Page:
Suspension bearing change.

Mountain bikes have a hard life and the often multiple suspension bushes and bearings will wear out in the fullness of time. I’d been noticing a clunking, knocking sound when I pedalled hard on my Boardman FS Pro and after wiggling the rear wheel I found the culprit. Just one of the main rear suspension pivot bearings seemed to have some play. I needed to replace it. It would, of course, have been foolish to change only one side since the seemingly sound bearing wouldn’t be likely to last for long so I resolved to change both.

I’ve done this job before and the bearing in question is a rather common size, used on many bikes, at 25mm in diameter. I had 2 bearings in a spares drawer which I’d bought for an Orange 5 but never used. You may think that you need a specific bearing puller to remove such a bearing but since a puller is such a simple device you can easily improvise something which will work just as well. Pictured above is my homemade device composed of a large socket, nut, bolt and washer.

The internal diameter of the socket needs to be slightly larger than the diameter of the bearing so that the bearing can be pushed inside it. The washer needs to be a fraction smaller in diameter than the hole in the component so that it can push the bearing out of the opposite side. I removed the swinging arm (chain stays) of the bike by removing the chainset and then various fasteners. The bearing will only come out in one direction because one side of the component has a 25 mm hole to house the bearing and the other side has a smaller hole to stop the bearing from being pushed too far through. I kept a close eye on the homemade press to make sure it was always in line but the bearings came out easily. I used a vice (very slowly and carefully) to push the new bearings in dead straight. Don’t allow them to go in at an angle for fear of damaging the aluminium component, which is softer than the bearing itself. I then put a washer over each in turn which was slightly smaller than the bearing and again squeezed it in the vice to make sure the bearings were fully home.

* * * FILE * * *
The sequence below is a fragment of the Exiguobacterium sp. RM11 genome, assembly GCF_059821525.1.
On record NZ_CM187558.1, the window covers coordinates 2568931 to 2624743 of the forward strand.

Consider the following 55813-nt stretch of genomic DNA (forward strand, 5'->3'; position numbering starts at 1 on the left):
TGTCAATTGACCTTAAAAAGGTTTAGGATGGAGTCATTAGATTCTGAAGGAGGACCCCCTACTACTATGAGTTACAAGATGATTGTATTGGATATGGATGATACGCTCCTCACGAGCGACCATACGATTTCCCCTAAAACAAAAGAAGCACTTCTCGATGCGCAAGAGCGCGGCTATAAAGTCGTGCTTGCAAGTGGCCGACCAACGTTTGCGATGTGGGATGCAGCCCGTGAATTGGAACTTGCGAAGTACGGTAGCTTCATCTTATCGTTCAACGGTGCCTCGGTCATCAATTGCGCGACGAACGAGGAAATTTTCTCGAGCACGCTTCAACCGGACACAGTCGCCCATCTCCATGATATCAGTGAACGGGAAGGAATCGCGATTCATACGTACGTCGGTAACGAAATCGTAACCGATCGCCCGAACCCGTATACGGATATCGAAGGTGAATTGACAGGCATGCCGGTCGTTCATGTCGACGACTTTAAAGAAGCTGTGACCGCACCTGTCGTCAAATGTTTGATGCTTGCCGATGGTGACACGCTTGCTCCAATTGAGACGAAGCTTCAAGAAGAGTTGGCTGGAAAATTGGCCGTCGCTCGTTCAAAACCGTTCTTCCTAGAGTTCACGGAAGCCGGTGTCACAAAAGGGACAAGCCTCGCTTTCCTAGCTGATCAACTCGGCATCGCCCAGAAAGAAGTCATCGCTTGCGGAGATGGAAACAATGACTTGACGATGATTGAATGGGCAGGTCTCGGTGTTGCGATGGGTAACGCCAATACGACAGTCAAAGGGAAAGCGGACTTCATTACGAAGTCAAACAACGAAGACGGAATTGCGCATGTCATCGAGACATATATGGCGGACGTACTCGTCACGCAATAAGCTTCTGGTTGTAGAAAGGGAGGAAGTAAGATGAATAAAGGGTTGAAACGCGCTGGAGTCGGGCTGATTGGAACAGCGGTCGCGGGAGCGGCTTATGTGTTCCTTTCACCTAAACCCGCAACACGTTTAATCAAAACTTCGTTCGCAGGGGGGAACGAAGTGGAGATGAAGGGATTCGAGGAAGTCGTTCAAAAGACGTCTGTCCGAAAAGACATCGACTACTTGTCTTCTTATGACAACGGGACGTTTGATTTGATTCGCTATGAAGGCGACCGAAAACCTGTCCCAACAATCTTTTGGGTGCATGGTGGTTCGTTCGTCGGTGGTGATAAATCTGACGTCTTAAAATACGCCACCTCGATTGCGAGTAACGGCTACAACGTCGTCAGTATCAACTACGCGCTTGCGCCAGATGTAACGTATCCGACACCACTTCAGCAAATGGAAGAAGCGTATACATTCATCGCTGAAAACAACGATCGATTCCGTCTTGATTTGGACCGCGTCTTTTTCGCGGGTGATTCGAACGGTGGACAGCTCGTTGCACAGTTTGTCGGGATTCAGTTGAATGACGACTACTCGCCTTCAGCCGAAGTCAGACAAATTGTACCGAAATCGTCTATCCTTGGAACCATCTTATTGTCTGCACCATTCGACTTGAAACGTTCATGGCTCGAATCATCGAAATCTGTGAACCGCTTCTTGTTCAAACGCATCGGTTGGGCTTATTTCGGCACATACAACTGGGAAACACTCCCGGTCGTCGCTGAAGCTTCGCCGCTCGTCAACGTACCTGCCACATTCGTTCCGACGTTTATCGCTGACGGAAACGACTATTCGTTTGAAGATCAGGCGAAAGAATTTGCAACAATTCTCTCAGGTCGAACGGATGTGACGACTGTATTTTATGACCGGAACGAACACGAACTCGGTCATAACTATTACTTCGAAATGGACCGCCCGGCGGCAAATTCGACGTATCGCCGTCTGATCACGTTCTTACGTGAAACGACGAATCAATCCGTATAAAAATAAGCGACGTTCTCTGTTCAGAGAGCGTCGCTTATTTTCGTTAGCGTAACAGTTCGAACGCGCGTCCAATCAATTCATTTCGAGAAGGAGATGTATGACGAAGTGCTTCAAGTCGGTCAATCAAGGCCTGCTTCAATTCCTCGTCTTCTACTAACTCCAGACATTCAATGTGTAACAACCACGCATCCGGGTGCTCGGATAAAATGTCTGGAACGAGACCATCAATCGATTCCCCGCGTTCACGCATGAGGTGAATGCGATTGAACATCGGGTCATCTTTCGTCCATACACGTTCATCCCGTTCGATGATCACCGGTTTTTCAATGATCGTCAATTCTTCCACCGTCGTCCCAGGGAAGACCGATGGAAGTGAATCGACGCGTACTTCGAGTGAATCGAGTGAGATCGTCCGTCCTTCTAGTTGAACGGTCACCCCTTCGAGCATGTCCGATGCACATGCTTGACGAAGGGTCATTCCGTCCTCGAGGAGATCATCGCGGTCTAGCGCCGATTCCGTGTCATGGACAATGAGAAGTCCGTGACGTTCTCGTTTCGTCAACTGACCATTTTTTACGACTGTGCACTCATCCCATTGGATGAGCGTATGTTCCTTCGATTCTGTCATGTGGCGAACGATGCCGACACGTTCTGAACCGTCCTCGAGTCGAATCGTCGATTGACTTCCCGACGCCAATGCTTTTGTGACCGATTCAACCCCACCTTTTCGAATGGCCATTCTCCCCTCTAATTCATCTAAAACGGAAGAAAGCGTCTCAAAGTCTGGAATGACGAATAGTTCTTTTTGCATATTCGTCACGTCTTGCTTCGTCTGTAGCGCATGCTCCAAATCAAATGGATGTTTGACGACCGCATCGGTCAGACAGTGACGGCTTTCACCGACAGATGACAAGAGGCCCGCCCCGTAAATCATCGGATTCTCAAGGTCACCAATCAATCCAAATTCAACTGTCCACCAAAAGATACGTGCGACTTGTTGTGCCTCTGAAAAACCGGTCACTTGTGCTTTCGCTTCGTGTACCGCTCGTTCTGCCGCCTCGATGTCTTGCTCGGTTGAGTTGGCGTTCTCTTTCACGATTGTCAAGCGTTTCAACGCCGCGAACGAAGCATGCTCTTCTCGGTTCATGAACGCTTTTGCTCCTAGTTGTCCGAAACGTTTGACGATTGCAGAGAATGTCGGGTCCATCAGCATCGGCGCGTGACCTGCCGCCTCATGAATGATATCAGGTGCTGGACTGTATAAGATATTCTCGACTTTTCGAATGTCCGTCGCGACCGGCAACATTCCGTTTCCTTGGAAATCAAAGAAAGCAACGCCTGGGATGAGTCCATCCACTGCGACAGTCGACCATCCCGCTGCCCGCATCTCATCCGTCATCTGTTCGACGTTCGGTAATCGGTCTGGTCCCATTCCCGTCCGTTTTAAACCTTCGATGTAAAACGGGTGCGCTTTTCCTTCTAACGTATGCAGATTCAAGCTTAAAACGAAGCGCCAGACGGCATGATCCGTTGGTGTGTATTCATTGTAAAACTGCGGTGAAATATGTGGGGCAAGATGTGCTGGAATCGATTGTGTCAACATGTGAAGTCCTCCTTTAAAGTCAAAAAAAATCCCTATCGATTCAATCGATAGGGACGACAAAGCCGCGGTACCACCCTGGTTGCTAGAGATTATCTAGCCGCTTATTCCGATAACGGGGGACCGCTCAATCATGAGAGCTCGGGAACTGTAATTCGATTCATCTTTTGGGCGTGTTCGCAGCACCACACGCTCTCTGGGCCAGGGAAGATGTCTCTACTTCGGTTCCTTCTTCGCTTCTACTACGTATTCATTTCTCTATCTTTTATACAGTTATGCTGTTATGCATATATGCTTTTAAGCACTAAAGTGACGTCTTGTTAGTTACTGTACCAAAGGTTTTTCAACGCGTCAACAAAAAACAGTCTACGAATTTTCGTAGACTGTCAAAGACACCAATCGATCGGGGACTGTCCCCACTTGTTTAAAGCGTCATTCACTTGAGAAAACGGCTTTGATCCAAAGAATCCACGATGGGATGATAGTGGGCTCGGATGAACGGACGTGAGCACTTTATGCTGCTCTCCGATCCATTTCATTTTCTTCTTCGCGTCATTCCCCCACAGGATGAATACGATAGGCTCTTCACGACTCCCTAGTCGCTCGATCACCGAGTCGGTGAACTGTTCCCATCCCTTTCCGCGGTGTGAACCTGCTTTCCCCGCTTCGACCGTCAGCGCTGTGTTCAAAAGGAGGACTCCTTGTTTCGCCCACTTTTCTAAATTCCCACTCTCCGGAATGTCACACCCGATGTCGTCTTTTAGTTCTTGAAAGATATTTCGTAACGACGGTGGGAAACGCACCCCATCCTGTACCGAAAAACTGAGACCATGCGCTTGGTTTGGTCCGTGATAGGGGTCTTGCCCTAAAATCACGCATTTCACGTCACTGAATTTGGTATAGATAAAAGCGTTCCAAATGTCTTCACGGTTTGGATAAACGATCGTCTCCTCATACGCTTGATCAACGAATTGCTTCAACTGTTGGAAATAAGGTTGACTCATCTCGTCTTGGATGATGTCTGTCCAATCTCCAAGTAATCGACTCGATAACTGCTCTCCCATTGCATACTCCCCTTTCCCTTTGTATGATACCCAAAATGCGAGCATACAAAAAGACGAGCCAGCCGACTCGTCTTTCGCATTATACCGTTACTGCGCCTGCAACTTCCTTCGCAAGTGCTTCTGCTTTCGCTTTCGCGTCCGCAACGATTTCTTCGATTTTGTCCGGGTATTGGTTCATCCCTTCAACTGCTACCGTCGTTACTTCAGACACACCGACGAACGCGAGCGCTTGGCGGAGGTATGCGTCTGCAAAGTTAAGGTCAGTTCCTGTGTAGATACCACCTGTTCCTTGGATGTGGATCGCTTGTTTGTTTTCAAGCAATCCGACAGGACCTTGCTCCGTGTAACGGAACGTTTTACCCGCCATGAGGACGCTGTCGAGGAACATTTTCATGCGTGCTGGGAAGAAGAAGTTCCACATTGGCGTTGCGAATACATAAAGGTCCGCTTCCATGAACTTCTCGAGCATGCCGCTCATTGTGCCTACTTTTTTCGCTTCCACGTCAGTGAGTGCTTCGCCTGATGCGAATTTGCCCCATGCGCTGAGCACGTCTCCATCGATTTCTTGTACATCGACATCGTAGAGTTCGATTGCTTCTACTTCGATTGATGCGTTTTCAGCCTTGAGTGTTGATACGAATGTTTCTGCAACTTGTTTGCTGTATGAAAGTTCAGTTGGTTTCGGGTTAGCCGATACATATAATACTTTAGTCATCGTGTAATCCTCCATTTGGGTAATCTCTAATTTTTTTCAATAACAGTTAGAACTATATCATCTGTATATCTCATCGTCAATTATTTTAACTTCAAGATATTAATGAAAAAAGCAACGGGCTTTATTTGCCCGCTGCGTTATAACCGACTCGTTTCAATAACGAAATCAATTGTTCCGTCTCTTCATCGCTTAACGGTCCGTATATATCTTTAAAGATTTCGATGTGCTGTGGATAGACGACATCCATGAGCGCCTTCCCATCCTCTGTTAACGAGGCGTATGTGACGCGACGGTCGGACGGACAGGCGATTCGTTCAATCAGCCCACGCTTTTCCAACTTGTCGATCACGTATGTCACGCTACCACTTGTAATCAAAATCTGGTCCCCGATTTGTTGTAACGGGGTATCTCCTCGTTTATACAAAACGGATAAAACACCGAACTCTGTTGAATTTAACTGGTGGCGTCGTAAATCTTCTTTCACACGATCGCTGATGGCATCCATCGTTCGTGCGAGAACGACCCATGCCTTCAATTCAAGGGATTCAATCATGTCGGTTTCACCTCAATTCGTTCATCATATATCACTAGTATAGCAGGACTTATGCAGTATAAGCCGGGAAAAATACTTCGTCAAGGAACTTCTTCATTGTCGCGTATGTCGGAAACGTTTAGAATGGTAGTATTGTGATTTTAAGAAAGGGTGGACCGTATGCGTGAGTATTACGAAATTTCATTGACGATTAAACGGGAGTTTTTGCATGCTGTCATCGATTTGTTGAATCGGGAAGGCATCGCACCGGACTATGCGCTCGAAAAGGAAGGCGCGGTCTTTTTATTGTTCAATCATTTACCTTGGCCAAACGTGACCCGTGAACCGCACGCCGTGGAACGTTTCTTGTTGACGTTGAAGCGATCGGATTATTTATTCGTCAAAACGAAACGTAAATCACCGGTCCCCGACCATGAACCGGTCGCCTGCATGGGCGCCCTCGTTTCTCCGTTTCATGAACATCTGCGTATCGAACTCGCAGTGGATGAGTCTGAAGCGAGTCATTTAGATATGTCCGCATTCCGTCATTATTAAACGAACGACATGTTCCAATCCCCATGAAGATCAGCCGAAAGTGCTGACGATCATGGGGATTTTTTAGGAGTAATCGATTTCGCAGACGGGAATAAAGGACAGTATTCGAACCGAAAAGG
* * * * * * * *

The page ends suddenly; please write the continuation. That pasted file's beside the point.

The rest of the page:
I reassembled the back of the bike using Loctite to make sure the threaded parts would stay together in the long term. It’s also important to make sure that components are clean and corrosion free before assembling and adding grease in places may stop things from seizing together later. The bike is now ready to rip again, quietly, hopefully.

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